Cloudy with a chance of fog

Looking back at yesterday’s blog post, I did a pretty well at predicting what my first day back at work would be like.

I enjoyed coffee and stories with friends before heading into the office. (I also got to enjoy Eggs Benedict and, in a bizarre twist of fate, score yet another pen.)

I spent my morning at the office wading through the 80-odd emails that arrived while I was on leave. Fortunately I could delete a lot of them straight away: so-and-so is away, you haven’t done such-and-such a task, etc.

And at lunchtime I cashed in some of my vouchers and gift certificates on a couple of books: “The CSS Anthology” (to help me get this web site up to scratch) and “The Pissed-Off Parents Club” (because it looks like a fun read).

But when my lunch break ended, so did my run of successful predictions. Because instead of “a good two hours of solid work”, I just stared at the screen and sighed a lot.

You see, during the holidays I spent a lot of my time reading books, blogs, and so on. I got used to reading articles and stories that said everything they need to and nothing more. I got used to authors who knew how to construct not just sentences and paragraphs, but entire documents. And I got used to finishing them knowing exactly what they wanted me to know.

But now I’m back at work, where documents can touch on a dozen different ideas without clarifying any of them. Where there seems to be a competition to come up with the longest and most confusing sentence (current record: 87 words). And where, after reading one of these documents, you’re more confused about the topic than when you started.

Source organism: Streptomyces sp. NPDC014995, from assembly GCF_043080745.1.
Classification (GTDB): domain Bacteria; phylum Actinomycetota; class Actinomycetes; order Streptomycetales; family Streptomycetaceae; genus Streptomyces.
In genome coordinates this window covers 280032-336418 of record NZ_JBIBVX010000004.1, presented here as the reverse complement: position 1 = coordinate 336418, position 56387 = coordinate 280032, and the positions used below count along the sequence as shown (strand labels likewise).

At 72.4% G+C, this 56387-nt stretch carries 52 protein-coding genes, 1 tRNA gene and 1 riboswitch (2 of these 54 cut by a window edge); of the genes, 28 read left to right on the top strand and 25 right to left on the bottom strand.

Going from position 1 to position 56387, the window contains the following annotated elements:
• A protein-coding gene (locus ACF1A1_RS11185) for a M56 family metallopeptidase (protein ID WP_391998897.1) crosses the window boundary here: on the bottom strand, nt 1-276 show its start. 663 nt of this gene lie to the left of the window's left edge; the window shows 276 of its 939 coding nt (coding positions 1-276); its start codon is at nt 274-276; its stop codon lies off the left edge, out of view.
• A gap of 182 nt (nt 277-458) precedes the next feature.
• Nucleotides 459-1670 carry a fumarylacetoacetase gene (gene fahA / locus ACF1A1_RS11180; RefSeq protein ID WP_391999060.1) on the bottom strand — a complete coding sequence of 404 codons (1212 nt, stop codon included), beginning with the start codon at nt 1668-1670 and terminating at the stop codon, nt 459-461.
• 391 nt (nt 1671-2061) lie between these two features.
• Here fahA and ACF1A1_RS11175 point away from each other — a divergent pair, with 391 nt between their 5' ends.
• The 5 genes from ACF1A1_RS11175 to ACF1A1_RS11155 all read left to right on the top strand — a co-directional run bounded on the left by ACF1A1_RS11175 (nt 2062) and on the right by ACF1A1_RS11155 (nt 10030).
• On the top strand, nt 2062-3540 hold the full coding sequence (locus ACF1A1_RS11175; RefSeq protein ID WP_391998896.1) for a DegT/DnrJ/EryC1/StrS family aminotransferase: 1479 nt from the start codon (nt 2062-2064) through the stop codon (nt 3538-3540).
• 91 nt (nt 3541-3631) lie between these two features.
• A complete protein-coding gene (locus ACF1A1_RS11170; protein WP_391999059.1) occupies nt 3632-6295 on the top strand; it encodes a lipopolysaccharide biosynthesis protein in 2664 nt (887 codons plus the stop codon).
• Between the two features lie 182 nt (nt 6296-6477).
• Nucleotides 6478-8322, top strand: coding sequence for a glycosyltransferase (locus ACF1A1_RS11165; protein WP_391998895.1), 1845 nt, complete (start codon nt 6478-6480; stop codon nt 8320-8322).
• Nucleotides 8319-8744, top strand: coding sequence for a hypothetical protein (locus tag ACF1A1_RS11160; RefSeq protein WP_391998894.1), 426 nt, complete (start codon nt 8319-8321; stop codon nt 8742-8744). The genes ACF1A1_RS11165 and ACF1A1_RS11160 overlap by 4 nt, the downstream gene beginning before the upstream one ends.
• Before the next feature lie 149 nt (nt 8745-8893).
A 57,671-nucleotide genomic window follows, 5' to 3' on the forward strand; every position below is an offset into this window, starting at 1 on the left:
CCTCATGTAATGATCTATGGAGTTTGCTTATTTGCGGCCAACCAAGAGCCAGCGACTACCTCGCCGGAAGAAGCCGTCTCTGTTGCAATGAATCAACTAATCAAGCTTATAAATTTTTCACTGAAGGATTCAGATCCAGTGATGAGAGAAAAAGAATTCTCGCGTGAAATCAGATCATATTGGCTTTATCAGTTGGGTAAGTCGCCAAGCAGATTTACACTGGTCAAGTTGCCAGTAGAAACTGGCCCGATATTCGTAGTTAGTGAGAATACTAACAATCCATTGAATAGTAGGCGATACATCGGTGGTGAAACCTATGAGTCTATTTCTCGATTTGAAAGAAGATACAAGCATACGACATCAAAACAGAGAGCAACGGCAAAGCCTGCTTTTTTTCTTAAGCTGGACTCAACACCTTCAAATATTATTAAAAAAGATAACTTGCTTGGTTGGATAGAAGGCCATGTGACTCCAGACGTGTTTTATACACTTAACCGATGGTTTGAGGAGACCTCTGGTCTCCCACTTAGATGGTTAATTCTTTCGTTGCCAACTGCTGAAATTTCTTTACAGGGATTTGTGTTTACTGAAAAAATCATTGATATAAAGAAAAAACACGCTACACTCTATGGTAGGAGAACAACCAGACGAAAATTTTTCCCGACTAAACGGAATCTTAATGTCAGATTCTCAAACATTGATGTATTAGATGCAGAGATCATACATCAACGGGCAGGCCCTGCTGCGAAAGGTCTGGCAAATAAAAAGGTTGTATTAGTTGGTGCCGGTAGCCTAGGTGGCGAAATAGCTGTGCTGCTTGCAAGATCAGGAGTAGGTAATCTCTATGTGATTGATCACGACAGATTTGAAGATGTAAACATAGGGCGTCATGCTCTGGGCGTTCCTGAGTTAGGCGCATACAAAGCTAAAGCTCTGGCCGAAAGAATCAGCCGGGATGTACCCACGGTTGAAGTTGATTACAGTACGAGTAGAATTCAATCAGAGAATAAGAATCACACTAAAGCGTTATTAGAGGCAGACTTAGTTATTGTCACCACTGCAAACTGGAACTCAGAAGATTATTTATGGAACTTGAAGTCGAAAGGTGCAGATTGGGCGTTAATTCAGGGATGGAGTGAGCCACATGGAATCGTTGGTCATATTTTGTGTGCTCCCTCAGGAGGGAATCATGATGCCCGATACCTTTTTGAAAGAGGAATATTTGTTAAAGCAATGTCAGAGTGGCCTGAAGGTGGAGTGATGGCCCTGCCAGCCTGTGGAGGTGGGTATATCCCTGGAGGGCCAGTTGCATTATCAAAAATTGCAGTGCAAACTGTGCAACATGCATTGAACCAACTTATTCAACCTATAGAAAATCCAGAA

After two hours of this it felt like my mind became trapped in a thick fog, and I could hardly think straight. (“Weather forecast for Bill’s mind: Clear at first, but quickly becoming cloudy with the chance of heavy fog later in the day”.) It may be the effect they’re after, but having put up with it for nearly 20 years I’m getting sick of it.

Late last year there was a competition where people could submit ideas on how to make the organisation more efficient. My suggestion? Send everyone on a decent writing course. Teach everyone how to construct a sentence, a paragraph, a document. And make everyone realise that spending an extra half an hour editing will save the organisation hundreds of hours overall.

I doubt I’ll win. I doubt my idea will even be considered. I can almost hear them discussing my entry now.

“We can’t afford to do it.”

You can’t afford not to.

“We don’t have the time.”

It will save time in the long run.

“We don’t need it—anyone can write.”

I really need a new job.

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